The Year In Television: 2011′s Break-Out TV Actors

This is the sixth in a multi-part series, The Year in Television 2011.

Not everyone can be a TV actor MVP. You have to have charisma, talent, and you need a memorable part that plays to your particular strengths on a well-written show. Also, good lighting helps. This year we surveyed the television landscape to come up with ten people – both male and femaile – who we really thought broke out from the pack and made inordinate contributions to their respective shows. Some are newcomers, others have been acting for years. These are the break out TV actors of 2011 and, speaking of lighting, we’d like to shine a little more on them.

Aaron Ashmore, Warehouse 13

After years playing Jimmy Olsen on Smallville, Aaron Ashmore joined season 3 of Warehouse 13 as Steve Jinks, a gay ATF agent with the unique ability to tell whether someone is lying.

It’s not easy trying to join an already-established cast, but Aaron was an instant hit, as Steve became BFF’s with the guarded Claudia, and was part of one of the greatest scenes of any show this year.

Unfortunately, Steve’s future is very much up in the air, but it’s a tribute to Aaron’s charisma and likability that Steve was able to make such an impact with just one season.

But a lot of people are going to be pissed if he doesn’t come back.

 

Max Greenfield, New Girl

Successful sitcoms often make room for supporting players to break out. That’s probably why this year, on the delightfully sunny New Girl, Schmidt Happened.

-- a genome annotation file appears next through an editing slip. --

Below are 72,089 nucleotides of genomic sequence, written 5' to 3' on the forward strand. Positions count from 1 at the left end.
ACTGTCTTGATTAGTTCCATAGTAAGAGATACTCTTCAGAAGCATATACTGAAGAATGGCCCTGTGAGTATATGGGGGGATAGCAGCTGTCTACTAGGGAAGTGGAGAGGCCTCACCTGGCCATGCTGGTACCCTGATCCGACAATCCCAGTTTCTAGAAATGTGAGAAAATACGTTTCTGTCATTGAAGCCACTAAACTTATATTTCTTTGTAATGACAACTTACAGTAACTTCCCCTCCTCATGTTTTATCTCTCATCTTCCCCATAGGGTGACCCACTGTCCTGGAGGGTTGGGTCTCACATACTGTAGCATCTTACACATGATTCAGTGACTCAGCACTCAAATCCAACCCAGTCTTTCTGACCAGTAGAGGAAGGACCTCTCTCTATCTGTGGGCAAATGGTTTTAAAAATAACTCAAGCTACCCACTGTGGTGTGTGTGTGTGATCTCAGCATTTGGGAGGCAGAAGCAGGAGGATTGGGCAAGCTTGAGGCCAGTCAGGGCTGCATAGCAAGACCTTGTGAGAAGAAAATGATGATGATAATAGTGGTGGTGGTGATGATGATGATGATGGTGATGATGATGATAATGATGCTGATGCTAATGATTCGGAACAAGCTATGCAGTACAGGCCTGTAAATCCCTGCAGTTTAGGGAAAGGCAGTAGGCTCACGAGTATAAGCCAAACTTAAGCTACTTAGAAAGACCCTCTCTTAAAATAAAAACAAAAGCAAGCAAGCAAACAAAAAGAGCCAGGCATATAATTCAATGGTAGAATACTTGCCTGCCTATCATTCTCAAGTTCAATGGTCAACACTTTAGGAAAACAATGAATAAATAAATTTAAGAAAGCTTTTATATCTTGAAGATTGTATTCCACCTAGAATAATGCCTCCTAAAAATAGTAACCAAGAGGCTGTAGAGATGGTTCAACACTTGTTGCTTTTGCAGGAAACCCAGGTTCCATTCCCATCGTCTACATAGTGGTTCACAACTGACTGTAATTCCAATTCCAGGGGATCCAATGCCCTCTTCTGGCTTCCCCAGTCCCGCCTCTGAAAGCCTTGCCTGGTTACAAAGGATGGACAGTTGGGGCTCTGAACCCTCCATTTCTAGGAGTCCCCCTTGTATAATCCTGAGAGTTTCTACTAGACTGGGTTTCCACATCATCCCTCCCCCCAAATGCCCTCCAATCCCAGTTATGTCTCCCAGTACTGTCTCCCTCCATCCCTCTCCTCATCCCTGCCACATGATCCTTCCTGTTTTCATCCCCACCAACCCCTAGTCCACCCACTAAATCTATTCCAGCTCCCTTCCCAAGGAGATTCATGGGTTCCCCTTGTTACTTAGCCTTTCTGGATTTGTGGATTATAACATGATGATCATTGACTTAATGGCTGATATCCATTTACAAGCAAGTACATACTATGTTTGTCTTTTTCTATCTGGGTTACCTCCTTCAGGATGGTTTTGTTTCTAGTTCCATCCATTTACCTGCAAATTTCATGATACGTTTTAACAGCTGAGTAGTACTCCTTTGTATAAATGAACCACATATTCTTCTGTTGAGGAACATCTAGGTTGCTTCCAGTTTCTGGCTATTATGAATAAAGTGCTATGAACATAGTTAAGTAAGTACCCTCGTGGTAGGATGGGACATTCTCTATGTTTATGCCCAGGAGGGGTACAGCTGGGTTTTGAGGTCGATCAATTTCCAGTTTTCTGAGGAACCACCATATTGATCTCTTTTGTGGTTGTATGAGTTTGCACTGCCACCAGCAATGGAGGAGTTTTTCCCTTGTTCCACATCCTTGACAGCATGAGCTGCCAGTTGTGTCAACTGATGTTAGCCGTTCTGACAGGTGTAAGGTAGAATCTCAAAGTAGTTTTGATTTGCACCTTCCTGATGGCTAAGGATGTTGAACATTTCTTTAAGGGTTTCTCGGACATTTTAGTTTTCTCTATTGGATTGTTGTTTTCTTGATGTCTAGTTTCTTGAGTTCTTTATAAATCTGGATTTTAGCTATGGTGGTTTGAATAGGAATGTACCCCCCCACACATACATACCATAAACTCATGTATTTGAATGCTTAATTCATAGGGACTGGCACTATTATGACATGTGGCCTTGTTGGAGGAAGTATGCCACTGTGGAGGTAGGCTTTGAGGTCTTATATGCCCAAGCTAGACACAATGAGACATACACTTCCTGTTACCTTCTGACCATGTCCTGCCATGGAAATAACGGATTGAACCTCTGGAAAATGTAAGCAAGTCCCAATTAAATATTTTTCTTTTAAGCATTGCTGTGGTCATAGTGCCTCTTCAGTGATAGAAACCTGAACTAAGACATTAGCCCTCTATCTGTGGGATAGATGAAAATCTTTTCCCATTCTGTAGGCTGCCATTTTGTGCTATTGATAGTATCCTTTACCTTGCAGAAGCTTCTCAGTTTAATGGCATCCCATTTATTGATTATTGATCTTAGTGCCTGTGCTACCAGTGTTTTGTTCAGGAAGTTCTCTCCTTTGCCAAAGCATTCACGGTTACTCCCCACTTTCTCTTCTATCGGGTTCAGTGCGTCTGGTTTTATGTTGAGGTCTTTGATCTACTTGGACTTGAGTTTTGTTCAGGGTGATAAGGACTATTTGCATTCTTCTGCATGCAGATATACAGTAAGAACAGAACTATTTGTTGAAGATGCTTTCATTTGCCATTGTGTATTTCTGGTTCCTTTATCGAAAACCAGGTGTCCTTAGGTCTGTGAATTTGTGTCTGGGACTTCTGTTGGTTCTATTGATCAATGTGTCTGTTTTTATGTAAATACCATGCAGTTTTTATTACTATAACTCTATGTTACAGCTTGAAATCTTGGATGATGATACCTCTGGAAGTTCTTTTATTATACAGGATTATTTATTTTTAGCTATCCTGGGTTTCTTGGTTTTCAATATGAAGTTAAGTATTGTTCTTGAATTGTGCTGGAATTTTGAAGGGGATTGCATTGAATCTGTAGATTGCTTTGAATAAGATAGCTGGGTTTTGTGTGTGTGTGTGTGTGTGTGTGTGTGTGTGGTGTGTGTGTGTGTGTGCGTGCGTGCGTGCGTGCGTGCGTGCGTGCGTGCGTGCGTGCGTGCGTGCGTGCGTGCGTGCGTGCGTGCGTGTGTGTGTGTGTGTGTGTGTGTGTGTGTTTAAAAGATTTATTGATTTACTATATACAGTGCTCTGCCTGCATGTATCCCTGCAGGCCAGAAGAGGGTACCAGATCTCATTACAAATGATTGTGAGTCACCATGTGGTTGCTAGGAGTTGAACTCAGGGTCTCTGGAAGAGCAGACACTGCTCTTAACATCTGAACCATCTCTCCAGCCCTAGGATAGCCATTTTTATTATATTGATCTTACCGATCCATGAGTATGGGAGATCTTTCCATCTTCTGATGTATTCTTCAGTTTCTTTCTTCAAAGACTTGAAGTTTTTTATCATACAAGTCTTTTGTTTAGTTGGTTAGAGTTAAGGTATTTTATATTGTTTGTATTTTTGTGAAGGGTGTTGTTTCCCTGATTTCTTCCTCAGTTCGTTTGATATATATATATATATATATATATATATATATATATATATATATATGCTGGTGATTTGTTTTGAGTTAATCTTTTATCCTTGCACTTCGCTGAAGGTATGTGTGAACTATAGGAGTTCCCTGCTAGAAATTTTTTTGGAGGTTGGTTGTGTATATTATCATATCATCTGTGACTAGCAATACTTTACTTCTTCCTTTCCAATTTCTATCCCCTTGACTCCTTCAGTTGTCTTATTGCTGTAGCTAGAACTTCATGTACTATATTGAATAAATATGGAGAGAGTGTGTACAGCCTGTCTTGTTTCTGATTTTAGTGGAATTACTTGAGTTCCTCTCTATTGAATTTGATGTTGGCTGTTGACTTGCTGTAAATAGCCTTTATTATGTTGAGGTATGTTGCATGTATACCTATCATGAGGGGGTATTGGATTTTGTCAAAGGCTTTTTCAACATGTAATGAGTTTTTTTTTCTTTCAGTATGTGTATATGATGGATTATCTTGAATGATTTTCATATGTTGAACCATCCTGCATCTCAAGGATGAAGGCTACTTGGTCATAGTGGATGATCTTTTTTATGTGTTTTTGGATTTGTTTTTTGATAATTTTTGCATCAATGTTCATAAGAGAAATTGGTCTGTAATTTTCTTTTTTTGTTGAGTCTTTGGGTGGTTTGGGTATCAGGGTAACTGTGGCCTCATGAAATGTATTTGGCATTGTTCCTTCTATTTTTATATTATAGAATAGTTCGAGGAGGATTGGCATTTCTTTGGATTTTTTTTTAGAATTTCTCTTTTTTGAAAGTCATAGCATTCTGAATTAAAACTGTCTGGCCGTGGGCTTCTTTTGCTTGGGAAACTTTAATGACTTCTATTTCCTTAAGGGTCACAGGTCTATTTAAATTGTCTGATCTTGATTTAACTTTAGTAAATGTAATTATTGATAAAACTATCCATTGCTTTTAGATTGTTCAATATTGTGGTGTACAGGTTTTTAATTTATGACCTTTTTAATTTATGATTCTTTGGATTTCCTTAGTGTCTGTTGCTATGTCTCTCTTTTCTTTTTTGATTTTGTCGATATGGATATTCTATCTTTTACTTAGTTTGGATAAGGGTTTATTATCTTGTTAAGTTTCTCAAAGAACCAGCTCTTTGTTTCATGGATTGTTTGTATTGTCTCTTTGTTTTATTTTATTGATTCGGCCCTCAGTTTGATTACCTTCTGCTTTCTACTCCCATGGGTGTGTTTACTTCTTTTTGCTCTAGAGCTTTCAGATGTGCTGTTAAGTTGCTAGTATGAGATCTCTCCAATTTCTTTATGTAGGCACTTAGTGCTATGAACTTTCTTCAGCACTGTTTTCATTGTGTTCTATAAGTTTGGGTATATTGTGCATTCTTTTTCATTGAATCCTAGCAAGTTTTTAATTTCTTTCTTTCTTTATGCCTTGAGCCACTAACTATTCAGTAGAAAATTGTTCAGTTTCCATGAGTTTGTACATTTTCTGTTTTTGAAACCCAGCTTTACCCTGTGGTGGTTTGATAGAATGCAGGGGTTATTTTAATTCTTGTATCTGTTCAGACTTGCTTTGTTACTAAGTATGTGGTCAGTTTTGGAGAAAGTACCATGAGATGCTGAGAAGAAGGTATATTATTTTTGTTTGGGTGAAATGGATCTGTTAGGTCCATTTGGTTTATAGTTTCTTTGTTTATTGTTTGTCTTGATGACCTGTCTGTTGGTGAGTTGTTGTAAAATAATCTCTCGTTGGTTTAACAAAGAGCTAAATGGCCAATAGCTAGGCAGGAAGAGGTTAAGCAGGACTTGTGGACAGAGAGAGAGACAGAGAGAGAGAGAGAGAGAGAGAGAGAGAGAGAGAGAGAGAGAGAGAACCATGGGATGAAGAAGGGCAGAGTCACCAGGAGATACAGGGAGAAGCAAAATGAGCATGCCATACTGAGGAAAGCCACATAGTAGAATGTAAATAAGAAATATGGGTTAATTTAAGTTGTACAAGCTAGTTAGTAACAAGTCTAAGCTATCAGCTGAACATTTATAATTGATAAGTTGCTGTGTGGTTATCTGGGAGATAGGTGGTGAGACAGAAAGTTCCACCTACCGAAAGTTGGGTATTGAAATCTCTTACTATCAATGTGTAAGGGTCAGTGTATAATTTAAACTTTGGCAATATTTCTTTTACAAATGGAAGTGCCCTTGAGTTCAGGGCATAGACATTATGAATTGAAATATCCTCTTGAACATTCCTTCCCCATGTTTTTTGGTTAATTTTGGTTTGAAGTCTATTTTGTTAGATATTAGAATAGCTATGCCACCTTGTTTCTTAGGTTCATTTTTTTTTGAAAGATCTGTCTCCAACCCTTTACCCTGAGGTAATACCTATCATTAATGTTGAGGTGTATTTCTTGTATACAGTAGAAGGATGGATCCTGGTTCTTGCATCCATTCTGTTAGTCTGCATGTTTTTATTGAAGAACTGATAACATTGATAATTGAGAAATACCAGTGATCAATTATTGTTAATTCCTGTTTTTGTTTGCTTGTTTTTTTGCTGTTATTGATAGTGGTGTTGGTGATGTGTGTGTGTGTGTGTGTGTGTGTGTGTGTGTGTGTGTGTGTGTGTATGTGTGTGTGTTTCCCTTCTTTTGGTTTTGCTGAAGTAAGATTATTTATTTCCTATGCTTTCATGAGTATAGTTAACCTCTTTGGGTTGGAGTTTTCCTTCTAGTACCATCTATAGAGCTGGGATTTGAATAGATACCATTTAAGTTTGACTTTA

Schmidt is the delightfully un-sunny character played by Max Greenfield, who believes that the most sexy holidays are “the Fourth of July, Independence Day obviously, Women’s History month, and Christmas.” Greenfield plays Schmidt – a young professional climbing the social ladder and becoming a ladies’ man – as flawed, but with his heart in the right place.

With dozens of TV series appearances to his credit (including a one-time date with Adam Pally’s Max on Happy Endings), Greenfield has finally landed the role that will define him for years to come. As long as he continues to take off his shirt, viewers will no doubt agree.

 

Bill Hader, Saturday Night Live


Can an SNL cast member in his seventh season seriously be considered a break out actor? He most certainly can when he is Bill Hader, co-creator and performer behind Stefon, the flamboyant and bizarre Weekend Update New York City Correspondent.

Introduced in a sketch two seasons ago, Stefon grew this year to be one of SNL’s most popular reprising characters, whose recommendations for tourists consist of unusual nightspots populated with sideshow denizens. He claims to be in love with Update host Seth Meyers and often cannot get through a Stefon segment without bursting into laughter. Not all that surprising, as a Stefon appearance might be the only funny thing on SNL on certain nights. (Case in point, the recent Katy Perry-hosted episode).

Hader, at age 33, is a veteran comedy professional who has proven to be an indispensable SNL player thanks to his numerous impressions (Vincent Price, Julian Assange, Alan Alda). SNL has not been a forge of comedy creativity in a few years. Stefon, however, is a welcome addition to a show that often ignores the potential of LGBT comedy.

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